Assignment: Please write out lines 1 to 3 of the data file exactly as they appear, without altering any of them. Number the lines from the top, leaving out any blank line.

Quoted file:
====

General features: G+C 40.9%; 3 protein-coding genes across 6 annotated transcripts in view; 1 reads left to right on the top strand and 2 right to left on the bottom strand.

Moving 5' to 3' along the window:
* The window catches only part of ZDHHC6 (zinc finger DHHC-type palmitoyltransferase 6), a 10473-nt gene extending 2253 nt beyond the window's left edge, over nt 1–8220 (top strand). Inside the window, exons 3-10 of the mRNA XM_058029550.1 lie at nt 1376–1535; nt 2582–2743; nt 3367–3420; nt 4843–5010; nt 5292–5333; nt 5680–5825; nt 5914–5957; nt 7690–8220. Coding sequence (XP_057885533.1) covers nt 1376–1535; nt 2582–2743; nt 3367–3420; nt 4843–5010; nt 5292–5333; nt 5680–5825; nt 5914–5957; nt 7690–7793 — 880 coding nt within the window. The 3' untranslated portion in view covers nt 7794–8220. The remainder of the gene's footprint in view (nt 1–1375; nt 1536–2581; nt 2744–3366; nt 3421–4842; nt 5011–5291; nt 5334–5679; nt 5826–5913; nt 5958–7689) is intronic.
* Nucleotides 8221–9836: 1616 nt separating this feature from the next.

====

General features: G+C 40.9%; 3 protein-coding genes across 6 annotated transcripts in view; 1 reads left to right on the top strand and 2 right to left on the bottom strand.

Moving 5' to 3' along the window:
* The window catches only part of ZDHHC6 (zinc finger DHHC-type palmitoyltransferase 6), a 10473-nt gene extending 2253 nt beyond the window's left edge, over nt 1–8220 (top strand). Inside the window, exons 3-10 of the mRNA XM_058029550.1 lie at nt 1376–1535; nt 2582–2743; nt 3367–3420; nt 4843–5010; nt 5292–5333; nt 5680–5825; nt 5914–5957; nt 7690–8220. Coding sequence (XP_057885533.1) covers nt 1376–1535; nt 2582–2743; nt 3367–3420; nt 4843–5010; nt 5292–5333; nt 5680–5825; nt 5914–5957; nt 7690–7793 — 880 coding nt within the window. The 3' untranslated portion in view covers nt 7794–8220. The remainder of the gene's footprint in view (nt 1–1375; nt 1536–2581; nt 2744–3366; nt 3421–4842; nt 5011–5291; nt 5334–5679; nt 5826–5913; nt 5958–7689) is intronic.